Road Map for Graduate Study: A Guide for Prospective Graduate Students by Dr. Donald C. Martin
Dr. Donald Martin shares great insider advice for those exploring the idea of going to graduate school. For the complete 12-month checklist, seven personal questions to ask about grad school, and much more, read his book, Road Map For Graduate Study.
- Make a few campus visits. You can visit unannounced, as we mentioned earlier. In addition, graduate schools usually offer two ways to visit campus. Both will most likely appear on the website for each institution and under the section dealing with applying, and are as follows:
- Most institutions provide opportunities to visit during the academic year. Visitors can usually attend classes, take a campus tour, meet current students and talk with someone in the admissions office. If an admissions interview is required as part of the application process, have the interview as part of the visit. Some institutions also have special campus visit programs, which include sessions on the admissions process, financial aid, housing, student life, career services and more. Most often, these special programs take place in the fall.
- Another way to have a “campus visit” is to find out if admissions information sessions (also called receptions) are being held close to where you live. Many graduate schools recruit in areas they have identified as strong or developing markets. This provides a great way to get to know the institution better, especially if you are not able to go there for a visit.
- If possible, divide things in such a way that between campus visits and local admissions presentations, you will be able to “visit” all of your options before applying.
- Make sure to evaluate your visit on your spreadsheet as soon as possible after it is completed, so that your experiences and impressions will be fresh in your mind.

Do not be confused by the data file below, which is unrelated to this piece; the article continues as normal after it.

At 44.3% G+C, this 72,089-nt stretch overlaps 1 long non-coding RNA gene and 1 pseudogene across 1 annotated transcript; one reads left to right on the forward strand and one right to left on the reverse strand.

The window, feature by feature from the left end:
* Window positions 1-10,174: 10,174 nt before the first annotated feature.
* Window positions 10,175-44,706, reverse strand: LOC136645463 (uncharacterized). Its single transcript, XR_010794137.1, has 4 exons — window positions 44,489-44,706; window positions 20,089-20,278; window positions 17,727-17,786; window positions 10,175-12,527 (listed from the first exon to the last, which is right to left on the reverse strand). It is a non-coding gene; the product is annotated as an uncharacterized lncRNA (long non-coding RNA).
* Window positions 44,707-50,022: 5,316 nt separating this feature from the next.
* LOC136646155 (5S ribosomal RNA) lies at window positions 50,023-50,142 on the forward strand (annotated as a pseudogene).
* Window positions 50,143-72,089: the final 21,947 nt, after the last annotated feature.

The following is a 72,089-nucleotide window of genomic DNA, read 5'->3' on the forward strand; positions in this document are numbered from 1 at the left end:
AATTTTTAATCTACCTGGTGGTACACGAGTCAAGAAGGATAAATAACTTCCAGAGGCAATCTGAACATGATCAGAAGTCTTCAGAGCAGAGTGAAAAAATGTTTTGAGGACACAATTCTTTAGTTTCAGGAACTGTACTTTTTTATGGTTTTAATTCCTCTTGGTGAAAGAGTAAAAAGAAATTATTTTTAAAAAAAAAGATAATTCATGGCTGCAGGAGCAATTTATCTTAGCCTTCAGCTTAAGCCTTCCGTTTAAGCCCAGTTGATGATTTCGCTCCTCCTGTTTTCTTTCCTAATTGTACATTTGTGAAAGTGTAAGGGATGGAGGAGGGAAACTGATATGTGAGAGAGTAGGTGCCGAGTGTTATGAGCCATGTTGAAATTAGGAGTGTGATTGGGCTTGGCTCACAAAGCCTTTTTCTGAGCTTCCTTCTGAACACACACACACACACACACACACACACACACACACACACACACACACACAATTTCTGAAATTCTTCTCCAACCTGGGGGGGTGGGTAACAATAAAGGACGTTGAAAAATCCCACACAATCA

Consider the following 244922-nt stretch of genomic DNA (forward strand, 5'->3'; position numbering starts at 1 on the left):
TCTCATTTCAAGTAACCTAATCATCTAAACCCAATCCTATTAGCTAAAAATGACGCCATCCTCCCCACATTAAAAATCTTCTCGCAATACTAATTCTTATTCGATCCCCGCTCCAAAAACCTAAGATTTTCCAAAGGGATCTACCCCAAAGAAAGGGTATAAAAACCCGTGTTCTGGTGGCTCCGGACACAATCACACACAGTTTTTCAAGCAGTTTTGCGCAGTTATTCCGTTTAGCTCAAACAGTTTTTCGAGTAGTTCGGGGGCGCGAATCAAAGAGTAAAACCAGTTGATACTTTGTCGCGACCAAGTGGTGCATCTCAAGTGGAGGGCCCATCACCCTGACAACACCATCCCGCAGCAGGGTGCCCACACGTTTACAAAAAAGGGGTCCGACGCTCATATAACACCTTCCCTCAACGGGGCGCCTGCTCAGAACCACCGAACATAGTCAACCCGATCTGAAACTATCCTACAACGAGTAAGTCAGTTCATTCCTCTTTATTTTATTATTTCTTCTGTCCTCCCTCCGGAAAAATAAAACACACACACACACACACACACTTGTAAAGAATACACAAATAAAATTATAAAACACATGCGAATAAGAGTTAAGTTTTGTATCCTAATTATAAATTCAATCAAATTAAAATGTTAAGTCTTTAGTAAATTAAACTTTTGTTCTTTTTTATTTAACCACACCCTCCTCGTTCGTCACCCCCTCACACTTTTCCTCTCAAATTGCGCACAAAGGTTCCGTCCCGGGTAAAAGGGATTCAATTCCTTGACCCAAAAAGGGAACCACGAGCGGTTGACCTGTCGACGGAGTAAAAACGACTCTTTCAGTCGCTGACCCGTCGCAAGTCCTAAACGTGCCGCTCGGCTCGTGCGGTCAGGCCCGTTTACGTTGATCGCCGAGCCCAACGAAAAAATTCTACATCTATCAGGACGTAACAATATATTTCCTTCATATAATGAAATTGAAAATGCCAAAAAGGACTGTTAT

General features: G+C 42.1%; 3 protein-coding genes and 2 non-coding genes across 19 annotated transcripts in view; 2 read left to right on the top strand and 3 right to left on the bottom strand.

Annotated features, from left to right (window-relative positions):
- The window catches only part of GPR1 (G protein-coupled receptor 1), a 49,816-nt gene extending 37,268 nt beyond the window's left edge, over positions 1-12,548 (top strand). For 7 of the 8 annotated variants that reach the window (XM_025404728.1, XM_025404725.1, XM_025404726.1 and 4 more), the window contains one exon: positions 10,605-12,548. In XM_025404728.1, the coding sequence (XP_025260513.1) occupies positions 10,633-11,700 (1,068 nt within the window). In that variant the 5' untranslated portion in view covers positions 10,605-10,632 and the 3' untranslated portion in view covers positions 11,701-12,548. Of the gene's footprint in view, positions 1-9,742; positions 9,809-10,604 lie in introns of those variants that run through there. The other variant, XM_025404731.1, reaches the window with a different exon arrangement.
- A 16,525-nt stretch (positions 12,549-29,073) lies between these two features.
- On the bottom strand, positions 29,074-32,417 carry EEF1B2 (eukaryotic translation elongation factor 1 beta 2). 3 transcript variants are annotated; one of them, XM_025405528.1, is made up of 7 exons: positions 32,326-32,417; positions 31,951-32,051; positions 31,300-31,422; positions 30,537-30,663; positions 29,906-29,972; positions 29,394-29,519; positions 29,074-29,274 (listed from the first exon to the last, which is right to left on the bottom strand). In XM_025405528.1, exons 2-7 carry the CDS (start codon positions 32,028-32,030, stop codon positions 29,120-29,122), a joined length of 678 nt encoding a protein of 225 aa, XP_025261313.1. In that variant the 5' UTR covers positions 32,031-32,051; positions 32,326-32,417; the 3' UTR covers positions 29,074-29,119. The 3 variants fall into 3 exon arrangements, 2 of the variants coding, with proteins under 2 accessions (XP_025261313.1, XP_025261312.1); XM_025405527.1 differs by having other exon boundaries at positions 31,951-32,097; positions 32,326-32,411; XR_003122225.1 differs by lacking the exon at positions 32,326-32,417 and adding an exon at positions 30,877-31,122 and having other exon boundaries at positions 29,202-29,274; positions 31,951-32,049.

TIP: Always Remember: perception is reality - it is where you end up, not where you start. Reputation, rankings, and reality are very different things. When it comes to reputation, while a graduate school may be well known or considered highly prestigious, this does not mean it has to be on your final list of options or that it has the best program for you (see my final two points at the end of this chapter). As I mentioned earlier, rankings are useful. But remember that those publishing them are looking to sell what they publish. Also, make sure you take a close look at the methodology behind the rankings. You will see that some methodologies are sound while others are lacking. If an institution is ranked highly, but the methodology is not credible, you need to interpret that accordingly. Also, take a look at several rankings by the same organization/publication over time. If there is a sizeable difference between one ranking and the next, is it likely that good methodology is taking a back burner to selling copies of the ranking. It is very unlikely that one institution would move up or down several places in only one or two years. Finally, it is what is real for YOU that is most important. It is your time, energy, and financial resources that are being spent.